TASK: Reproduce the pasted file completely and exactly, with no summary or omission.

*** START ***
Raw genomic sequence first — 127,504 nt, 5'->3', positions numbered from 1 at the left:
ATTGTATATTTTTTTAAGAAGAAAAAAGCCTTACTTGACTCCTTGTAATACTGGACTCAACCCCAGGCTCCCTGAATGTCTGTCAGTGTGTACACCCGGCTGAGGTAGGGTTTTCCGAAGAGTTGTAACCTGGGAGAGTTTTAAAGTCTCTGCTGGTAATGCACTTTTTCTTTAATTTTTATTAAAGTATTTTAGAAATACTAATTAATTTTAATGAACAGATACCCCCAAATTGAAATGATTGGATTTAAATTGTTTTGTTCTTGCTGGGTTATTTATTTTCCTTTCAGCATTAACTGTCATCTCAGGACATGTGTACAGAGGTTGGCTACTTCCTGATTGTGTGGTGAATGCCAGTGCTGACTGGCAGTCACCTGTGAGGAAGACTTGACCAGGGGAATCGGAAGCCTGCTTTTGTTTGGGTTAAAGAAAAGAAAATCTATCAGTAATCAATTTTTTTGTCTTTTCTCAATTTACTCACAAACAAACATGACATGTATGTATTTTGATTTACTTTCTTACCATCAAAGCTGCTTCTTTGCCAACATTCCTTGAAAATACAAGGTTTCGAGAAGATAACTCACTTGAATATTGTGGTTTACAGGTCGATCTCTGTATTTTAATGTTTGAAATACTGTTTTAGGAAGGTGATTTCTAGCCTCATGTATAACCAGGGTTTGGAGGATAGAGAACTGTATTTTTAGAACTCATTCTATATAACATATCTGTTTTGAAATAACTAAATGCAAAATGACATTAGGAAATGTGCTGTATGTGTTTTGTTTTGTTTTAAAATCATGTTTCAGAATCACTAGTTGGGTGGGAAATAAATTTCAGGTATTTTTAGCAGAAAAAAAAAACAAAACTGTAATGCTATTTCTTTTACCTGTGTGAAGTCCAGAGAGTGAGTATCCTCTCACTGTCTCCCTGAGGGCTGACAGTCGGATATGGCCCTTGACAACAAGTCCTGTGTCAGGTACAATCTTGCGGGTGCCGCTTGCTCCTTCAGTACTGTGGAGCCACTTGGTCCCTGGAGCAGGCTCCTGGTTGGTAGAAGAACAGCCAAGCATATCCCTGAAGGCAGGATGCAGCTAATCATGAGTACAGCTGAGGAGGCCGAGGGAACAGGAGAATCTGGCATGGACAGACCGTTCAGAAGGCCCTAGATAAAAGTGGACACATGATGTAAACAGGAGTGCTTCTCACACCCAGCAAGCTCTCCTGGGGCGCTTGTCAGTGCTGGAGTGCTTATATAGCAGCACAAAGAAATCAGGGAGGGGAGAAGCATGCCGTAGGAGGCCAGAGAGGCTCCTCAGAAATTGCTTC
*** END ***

Raw genomic sequence first — 127,504 nt, 5'->3', positions numbered from 1 at the left:
ATTGTATATTTTTTTAAGAAGAAAAAAGCCTTACTTGACTCCTTGTAATACTGGACTCAACCCCAGGCTCCCTGAATGTCTGTCAGTGTGTACACCCGGCTGAGGTAGGGTTTTCCGAAGAGTTGTAACCTGGGAGAGTTTTAAAGTCTCTGCTGGTAATGCACTTTTTCTTTAATTTTTATTAAAGTATTTTAGAAATACTAATTAATTTTAATGAACAGATACCCCCAAATTGAAATGATTGGATTTAAATTGTTTTGTTCTTGCTGGGTTATTTATTTTCCTTTCAGCATTAACTGTCATCTCAGGACATGTGTACAGAGGTTGGCTACTTCCTGATTGTGTGGTGAATGCCAGTGCTGACTGGCAGTCACCTGTGAGGAAGACTTGACCAGGGGAATCGGAAGCCTGCTTTTGTTTGGGTTAAAGAAAAGAAAATCTATCAGTAATCAATTTTTTTGTCTTTTCTCAATTTACTCACAAACAAACATGACATGTATGTATTTTGATTTACTTTCTTACCATCAAAGCTGCTTCTTTGCCAACATTCCTTGAAAATACAAGGTTTCGAGAAGATAACTCACTTGAATATTGTGGTTTACAGGTCGATCTCTGTATTTTAATGTTTGAAATACTGTTTTAGGAAGGTGATTTCTAGCCTCATGTATAACCAGGGTTTGGAGGATAGAGAACTGTATTTTTAGAACTCATTCTATATAACATATCTGTTTTGAAATAACTAAATGCAAAATGACATTAGGAAATGTGCTGTATGTGTTTTGTTTTGTTTTAAAATCATGTTTCAGAATCACTAGTTGGGTGGGAAATAAATTTCAGGTATTTTTAGCAGAAAAAAAAAACAAAACTGTAATGCTATTTCTTTTACCTGTGTGAAGTCCAGAGAGTGAGTATCCTCTCACTGTCTCCCTGAGGGCTGACAGTCGGATATGGCCCTTGACAACAAGTCCTGTGTCAGGTACAATCTTGCGGGTGCCGCTTGCTCCTTCAGTACTGTGGAGCCACTTGGTCCCTGGAGCAGGCTCCTGGTTGGTAGAAGAACAGCCAAGCATATCCCTGAAGGCAGGATGCAGCTAATCATGAGTACAGCTGAGGAGGCCGAGGGAACAGGAGAATCTGGCATGGACAGACCGTTCAGAAGGCCCTAGATAAAAGTGGACACATGATGTAAACAGGAGTGCTTCTCACACCCAGCAAGCTCTCCTGGGGCGCTTGTCAGTGCTGGAGTGCTTATATAGCAGCACAAAGAAATCAGGGAGGGGAGAAGCATGCCGTAGGAGGCCAGAGAGGCTCCTCAGAAATTGCTTC